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Hyperpigmentation: A Guide For Melasma, PIE & PIH

What is Hyperpigmentation?

Hyperpigmentation is an umbrella term meaning any condition that leads to discoloration or darkening of the skin. There are many causes of hyperpigmentation, but the most common forms results from excess sun exposure, eczema, psoriasis, and your acne. 

But how does discoloration and darkening of the skin form? The answer is melanin. 

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As you may know, melanin is a pigment that gives color to our skin, eyes and hair. But did you know that melanin is also present in our nasal cavities, and the insides of our ears? At a more microscopic level, melanin is actually produced by melanocytes. Melanocytes are a group of spidery looking cells located at the base of the epidermis layer (or stratum basale).

These melanocytes create melanosomes, which contain enzymes that produce melanin. These melanosomes travel upwards through the dendrites (otherwise known as the many arms of the melanocyte) and towards the surface of the skin, which is why we see darkening by the time they reach the top layer. 

The amazing thing about melanocytes are that we have the same amount of melanocytes regardless of skin color, and they were first created during the first three months of our existence. Pretty mind blowing, right? 

All around the melanocytes lie surrounding epidermis cells known as keratinocytes, which are in charge of asking the melanocyte for more melanin. Think of it as a person placing an order for a product at a factory. The melanocytes start to produce more melanosomes and send them out to the keratinocyte. The melanosomes start to cluster together over the keratinocyte’s nucleus to shield it from the sun’s penetrating UV rays. 

Now, why is this important to know and how is this relevant to hyperpigmentation?

Just like how a mirror emits a glare when you hold it to the light, the melanin starts to show through the skin as the UV rays hit the melanosomes. And the more melanin in your melanosomes, the more apparent and visible the hyperpigmentation is. 

Now that we covered how hyperpigmentation occurs within the skin, here are three of the most common forms you might see. 

What is Post-Inflammatory Hyperpigmentation (P.I.H)?

You can see PIH especially when you’ve popped a pimple, got an injury or even a rash. In these cases, it’s likely for your body to react with inflammation to fight off outside bacteria and invaders. This then triggers an excess production of melanosomes in the area, and thus an overproduction of melanin, which leads to a dark mark. 

What are some other signs for PIH? 

PIH resembles dark red, purple, or brown colored marks that occur after your skin becomes inflamed. But if you have a darker skin tone, you’re also more likely to have PIH because your skin is over actively producing melanin.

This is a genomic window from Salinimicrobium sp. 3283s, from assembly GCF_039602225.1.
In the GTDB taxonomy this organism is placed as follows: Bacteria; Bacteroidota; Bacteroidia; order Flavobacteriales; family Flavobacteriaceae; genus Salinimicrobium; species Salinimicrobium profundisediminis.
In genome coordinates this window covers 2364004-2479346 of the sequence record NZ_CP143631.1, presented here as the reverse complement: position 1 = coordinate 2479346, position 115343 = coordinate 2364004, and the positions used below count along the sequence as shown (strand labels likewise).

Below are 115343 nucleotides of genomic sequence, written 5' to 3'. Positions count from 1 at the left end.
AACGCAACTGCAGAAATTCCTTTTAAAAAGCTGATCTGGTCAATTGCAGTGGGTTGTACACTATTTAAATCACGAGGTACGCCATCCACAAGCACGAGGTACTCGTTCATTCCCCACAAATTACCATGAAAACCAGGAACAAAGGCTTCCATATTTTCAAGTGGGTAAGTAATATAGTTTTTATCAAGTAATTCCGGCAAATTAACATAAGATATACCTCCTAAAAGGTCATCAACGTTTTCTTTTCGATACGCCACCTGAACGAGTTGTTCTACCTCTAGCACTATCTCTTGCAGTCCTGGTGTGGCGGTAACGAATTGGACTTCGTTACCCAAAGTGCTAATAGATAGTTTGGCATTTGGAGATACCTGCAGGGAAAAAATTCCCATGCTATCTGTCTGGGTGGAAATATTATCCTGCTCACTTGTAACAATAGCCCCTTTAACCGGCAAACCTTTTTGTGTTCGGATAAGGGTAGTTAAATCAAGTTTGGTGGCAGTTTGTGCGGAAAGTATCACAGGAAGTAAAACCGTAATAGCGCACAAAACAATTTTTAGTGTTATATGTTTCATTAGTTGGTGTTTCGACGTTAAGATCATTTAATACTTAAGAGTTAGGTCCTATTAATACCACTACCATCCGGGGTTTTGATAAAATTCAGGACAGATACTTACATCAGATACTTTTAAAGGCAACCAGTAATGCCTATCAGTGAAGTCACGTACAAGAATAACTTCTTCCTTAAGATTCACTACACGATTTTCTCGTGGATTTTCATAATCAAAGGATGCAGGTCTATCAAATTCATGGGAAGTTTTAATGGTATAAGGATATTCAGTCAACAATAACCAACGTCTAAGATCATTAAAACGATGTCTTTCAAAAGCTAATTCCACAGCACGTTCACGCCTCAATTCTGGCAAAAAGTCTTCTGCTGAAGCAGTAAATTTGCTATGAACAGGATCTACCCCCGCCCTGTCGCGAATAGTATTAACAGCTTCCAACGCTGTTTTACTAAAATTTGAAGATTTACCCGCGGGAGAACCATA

What is Post-Inflammatory Erythema (P.I.E)?

You’re not alone if you’re confused between PIH and PIE! Both PIH and PIE result from inflammation in the skin, but PIE is caused by agitation in the capillaries or broken blood vessels.

When you create trauma to the skin, the blood vessels underneath the skin are dilating and increasing blood flow to try to repair the trauma in the capillaries. 

What are some other signs for PIE?

PIE resembles bright pink or red colored marks on your skin, and it is more likely to show up on people with light to fair skin tones. You can also tell whether your hyperpigmentation is PIE by gently pressing down on your skin with the mark. When the mark turns white momentarily, you’ll know that you have PIE due to the vascular wound underneath your skin. 

How Do You Treat PIE?

Since inflammation and vascular wounds lead to PIE, focus on preventing from additional trauma to the skin. Whenever possible, avoid picking at your skin, popping that pimple, and overexfoliating or using physical exfoliators. 

What is Melasma?

Melasma is a skin condition that’s more common in women than in men. It appears as large, splotchy or spread-out patches that are grey-brown or brown in color. It’s also commonly seen in areas such as the cheeks, bridge of nose, forehead, chin, and the upper lip, but it can also be present below the neck and down the chest. Similarly to PIH, melasma can form when there is an excess production of melanosomes. But the causes are not as simple. It can occur at any time due to a variety of causes including: hormonal influences, genetics, and prolonged UV exposure rather than inflammation. In some cases, Melasma can also appear during pregnancy.

How Do You Treat Melasma?

Just like PIH, you’re going to want to look for products that can inhibit melanin production in the skin. Since genetics and hormonal influences can lead to melasma, it’s more difficult to treat it than PIH and PIE. In certain cases, you might even need to receive laser treatments to break down the melanin.

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